Fact Sheet: Key Infrastructure Initiatives Supporting U.S. Economic Priorities Work in the G20 and APEC
Infrastructure investment is essential for achieving sustainable and inclusive economic growth. Having highly interconnected and dependable transportation networks, a reliable electric grid, and well-run and maintained water infrastructure means we can efficiently move goods to market, improve access to good jobs, and enhance the quality of life for our citizens. Infrastructure investment needs are huge and will require optimally leveraging existing financial resources, building government capacity to develop and execute investments under a coherent strategy, and improving coordination within government and with a full-range of stakeholders.
In Cairns, G20 Finance Ministers and Central Bank Governors recognized that increasing investment, particularly in infrastructure, is critical to boosting demand and lifting growth. They outlined a multi-year agenda to promote greater knowledge-sharing and facilitate infrastructure investment in emerging and developing countries and provided support for significant measures underway through the multilateral development banks (MDBs). This broad agenda includes:
• Creating the Global Infrastructure Initiative (GII), a global knowledge platform on infrastructure investment opportunities and best practices that will carry forward the G20 work on infrastructure over several years. The Initiative will work closely with governments, MDBs, and the private sector to disseminate best practices, address critical data gaps, and consolidate information on the pipeline of infrastructure projects around the world;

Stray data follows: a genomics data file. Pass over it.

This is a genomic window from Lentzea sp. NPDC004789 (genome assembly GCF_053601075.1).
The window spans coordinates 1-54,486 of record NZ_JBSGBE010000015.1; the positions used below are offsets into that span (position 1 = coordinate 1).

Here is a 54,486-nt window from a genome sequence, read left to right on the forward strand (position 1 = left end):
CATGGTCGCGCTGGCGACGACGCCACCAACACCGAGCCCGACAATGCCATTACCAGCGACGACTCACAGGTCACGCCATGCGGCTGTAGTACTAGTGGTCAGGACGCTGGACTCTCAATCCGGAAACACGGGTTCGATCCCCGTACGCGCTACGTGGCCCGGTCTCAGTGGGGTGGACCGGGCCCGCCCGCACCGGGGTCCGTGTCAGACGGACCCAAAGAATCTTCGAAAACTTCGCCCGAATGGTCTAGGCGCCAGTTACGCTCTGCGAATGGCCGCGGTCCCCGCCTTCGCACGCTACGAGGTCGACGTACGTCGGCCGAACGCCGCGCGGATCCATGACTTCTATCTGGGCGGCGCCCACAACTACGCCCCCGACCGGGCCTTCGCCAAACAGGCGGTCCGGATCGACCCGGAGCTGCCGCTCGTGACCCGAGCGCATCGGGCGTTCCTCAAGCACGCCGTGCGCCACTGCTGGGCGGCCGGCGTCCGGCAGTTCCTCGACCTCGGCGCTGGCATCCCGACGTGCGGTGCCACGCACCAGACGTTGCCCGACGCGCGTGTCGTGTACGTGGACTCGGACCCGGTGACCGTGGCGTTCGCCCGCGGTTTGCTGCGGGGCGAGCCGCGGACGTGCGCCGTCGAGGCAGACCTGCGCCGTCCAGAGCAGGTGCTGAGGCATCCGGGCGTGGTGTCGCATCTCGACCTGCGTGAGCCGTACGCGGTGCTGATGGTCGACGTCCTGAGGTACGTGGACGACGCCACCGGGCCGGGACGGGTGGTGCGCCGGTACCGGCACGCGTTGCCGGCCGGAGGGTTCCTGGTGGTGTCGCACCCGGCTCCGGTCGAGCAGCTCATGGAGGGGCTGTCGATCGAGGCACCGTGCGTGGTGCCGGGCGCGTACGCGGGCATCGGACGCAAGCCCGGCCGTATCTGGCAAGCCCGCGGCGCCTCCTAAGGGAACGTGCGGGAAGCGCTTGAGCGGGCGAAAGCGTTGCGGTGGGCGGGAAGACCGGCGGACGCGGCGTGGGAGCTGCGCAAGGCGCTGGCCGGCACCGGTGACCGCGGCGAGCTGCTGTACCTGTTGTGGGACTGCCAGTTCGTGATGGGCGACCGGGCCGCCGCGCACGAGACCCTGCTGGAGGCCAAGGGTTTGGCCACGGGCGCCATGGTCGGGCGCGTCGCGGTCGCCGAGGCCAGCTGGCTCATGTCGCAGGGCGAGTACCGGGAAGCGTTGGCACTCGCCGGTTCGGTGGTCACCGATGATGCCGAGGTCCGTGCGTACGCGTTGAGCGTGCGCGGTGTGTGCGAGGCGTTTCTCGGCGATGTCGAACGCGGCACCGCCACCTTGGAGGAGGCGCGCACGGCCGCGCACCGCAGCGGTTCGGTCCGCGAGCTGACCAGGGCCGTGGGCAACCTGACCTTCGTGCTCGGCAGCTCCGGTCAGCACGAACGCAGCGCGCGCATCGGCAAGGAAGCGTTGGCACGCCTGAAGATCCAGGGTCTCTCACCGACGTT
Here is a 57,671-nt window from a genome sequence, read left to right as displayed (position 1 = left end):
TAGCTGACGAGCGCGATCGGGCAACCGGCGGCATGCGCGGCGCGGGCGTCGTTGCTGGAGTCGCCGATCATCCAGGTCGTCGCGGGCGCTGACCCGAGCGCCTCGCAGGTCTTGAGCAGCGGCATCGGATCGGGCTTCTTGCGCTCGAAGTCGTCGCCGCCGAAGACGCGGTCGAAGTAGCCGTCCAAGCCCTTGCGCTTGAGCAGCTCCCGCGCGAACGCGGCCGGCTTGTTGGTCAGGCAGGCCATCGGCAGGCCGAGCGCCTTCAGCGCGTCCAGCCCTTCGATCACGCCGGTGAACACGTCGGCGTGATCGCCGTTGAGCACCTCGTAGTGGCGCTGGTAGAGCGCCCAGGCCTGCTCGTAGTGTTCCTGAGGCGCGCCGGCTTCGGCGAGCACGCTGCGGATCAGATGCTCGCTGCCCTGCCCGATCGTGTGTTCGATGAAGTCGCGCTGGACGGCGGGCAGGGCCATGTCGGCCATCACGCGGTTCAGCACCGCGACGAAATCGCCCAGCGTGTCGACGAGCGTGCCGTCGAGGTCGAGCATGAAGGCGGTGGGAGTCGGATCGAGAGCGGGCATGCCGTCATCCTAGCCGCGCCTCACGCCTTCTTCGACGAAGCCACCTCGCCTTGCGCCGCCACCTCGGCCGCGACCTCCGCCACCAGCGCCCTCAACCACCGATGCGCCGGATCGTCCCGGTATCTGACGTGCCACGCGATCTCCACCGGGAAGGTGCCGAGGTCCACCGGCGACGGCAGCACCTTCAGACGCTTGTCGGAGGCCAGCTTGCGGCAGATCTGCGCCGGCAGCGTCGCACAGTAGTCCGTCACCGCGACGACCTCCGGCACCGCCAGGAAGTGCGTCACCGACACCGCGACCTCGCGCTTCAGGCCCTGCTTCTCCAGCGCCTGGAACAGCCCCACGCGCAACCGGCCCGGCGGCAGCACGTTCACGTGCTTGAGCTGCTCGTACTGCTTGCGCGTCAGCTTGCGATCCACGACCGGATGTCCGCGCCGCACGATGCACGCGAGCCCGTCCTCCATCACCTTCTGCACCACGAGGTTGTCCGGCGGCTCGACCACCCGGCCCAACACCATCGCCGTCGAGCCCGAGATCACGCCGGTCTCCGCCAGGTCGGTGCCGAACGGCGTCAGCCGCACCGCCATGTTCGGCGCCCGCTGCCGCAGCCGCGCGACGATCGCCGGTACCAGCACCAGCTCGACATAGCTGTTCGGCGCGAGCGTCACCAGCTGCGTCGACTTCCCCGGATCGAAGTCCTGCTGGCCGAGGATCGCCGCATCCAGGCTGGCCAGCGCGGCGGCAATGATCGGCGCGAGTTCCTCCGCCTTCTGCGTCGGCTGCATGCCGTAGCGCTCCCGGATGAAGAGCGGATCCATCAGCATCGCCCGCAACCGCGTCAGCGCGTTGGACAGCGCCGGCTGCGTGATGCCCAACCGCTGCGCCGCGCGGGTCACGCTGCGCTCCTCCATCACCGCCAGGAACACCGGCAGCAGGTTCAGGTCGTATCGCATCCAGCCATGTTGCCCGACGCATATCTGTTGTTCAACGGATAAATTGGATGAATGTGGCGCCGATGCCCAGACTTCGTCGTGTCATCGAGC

• Supporting the World Bank Global Infrastructure Facility (GIF), a significant new initiative that will help improve the domestic investment climate in developing countries, increase the number of bankable infrastructure projects, and increase the volume of resources available for investment in infrastructure. The GIF is designed to be an upstream platform to facilitate development of large, complex infrastructure projects by coordinating the multiple stakeholders (including the World Bank) involved in project preparation and financing; and
• Encouraging the World Bank and Asian Development Bank (ADB) to continue optimizing their balance sheets to increase the volume of resources available to finance infrastructure throughout the developing world. Reforms currently underway at these institutions will allow them to increase their lending capacities by 40-50 percent, or $11 billion in extra lending each year, much of which is likely to be devoted to the infrastructure sector.
In Beijing, APEC Finance Ministers committed to advance long-standing APEC work on infrastructure investment and financing, in particular through promoting interested members' capacity to engage in public-private partnerships (PPP).Well-designed PPP projects can lead to faster delivery and improved quality of infrastructure services, and provide value for tax payers by allocating risks and responsibilities to those who can most cost-effectively manage them. Specifically, Ministers:
• Endorsed the Implementation Roadmap to Develop Successful Infrastructure PPP Projects in the APEC Region, to assist government officials of APEC member economies to better understand, prepare, structure and implement infrastructure PPP projects and appropriate financing arrangements. This work advances the Multi-Year Plan on Infrastructure Development and Investment, endorsed under Indonesia's presidency of APEC in 2013;
• Encouraged interested member economies to set up their own PPP centers; and
• Welcomed the launch of the APEC PPP Experts Advisory Panel, which is an important resource to build the capacity of Indonesia's pilot PPP Center and to facilitate regional sharing of knowledge with other member economies and private sector dialogues under the Asia-Pacific Infrastructure Partnership.
Barack Obama, Fact Sheet: Key Infrastructure Initiatives Supporting U.S. Economic Priorities Work in the G20 and APEC Online by Gerhard Peters and John T. Woolley, The American Presidency Project https://www.presidency.ucsb.edu/node/308374